In a tense and sometimes confrontational meeting with the University of Louisville board of trustees Thursday morning, President James Ramsey defended the decision to provide millions of dollars in compensation to top university officials via the U of L Foundation, lashing out at the media over recent reports about the compensation and the trustees’ awareness of it.
The meeting also exposed a deepening rift between board members seeking to expand the group’s oversight role and those, including Chairman Robert Hughes, defending the status quo.
“I can’t let people attack my integrity,” a visibly frustrated Ramsey told the trustees. He lashed out at media coverage of his and other executives’ multimillion-dollar compensation packages from the Foundation. Ramsey specifically cited the work of WDRB reporter Chris Otts, who reported additional details of the deferred compensation packages.
According to tax documents filed by the Foundation, a separate $1 billion entity that raises private funds and is governed by its own 16-member board, Ramsey — who also sits on the Foundation board — was paid more than $2.4 million in deferred compensation last year, as part of a contract that extends to 2020. In addition, two of his top deputies — former Provost Shirley Willihnganz and chief of staff Kathleen Smith — received deferred compensation packages from the foundation totaling $1,879,462 and $1,334,402, respectively.
The compensation is in addition to what each earns directly from the university and is authorized by the Foundation. In his presentation to the trustees, Ramsey said in 2006, they approved a plan for him to work with the Foundation to determine additional compensation for “key individuals.”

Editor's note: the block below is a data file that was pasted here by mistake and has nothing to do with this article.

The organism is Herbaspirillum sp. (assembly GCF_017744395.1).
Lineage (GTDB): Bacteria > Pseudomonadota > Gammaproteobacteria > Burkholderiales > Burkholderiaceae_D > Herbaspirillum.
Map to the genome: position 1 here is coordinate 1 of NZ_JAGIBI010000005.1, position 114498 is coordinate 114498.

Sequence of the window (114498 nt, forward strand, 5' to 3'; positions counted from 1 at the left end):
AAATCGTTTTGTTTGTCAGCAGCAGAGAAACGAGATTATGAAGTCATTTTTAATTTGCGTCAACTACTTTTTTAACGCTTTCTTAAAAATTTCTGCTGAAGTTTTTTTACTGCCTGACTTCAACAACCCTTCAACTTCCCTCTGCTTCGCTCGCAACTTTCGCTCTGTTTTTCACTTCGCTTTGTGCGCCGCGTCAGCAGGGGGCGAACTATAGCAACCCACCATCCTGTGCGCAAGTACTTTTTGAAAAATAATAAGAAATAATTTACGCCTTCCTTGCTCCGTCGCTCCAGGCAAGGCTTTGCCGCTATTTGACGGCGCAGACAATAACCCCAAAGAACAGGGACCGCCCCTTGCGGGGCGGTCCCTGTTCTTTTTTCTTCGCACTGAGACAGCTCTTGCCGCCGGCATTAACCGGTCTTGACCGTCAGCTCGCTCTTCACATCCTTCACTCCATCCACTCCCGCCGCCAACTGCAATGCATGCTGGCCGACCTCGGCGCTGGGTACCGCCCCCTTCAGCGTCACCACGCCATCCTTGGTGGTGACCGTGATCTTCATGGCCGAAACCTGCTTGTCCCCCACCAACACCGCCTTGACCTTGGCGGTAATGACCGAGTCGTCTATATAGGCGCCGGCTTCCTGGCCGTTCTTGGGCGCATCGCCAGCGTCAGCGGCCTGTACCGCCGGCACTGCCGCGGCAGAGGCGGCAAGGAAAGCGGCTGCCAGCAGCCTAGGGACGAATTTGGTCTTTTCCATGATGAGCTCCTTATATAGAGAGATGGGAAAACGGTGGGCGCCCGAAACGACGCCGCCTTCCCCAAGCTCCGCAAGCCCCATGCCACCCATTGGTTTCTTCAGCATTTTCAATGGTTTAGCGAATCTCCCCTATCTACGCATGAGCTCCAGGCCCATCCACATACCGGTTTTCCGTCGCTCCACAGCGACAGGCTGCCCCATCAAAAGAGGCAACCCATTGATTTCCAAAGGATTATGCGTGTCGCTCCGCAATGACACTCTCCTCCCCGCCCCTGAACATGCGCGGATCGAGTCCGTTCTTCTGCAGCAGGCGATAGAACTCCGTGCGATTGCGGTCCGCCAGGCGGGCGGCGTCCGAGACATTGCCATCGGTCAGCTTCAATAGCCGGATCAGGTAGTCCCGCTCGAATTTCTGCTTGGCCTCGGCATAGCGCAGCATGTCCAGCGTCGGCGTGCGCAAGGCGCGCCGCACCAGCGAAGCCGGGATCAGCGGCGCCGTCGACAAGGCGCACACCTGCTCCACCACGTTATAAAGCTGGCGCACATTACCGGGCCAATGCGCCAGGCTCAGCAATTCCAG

During the hourlong meeting, Ramsey repeatedly sought to focus on his own compensation package, while trustees were more concerned with Foundation compensation for other U of L officials.
Trustee Steve Wilson and others have said they were unaware of the compensation packages. The trustees are required to review Ramsey’s annual pay, and Wilson said a review of compensation from the Foundation should be part of the trustees’ fiduciary oversight. He said it was “embarrassing” to be asked to provide financial oversight of university functions and to not be made aware of the outside compensation packages.
And in an especially tense exchange, trustee Stephen Campbell told Ramsey and Hughes that nearly a year ago, he requested a list of Foundation payments to university employees during the past five years, but he has yet to receive it. Ramsey responded that the records are public and available for anyone to see — a bit of a misnomer, as that information, while public, is often difficult to obtain.
“Life started before you all joined the board of trustees at the University of Louisville,” Ramsey said at one point amid questioning.
He also repeatedly characterized trustees’ inquiries into the Foundation as showing a lack of trust. Campbell told him his approach is to “trust but verify,” an approach Ramsey appeared to reject in this context.
Hughes also bemoaned recent leaks to the media about infighting among trustees over expanding the board’s oversight role, saying it undermines trust on the board and interferes with their ability to conduct business. He was referring to a recent Insider Louisville report on a request by Wilson and fellow trustees Emily Bingham and Craig Greenberg to review financial arrangements between U of L Hospital and KentuckyOne Health, as well as other activities on the health sciences campus.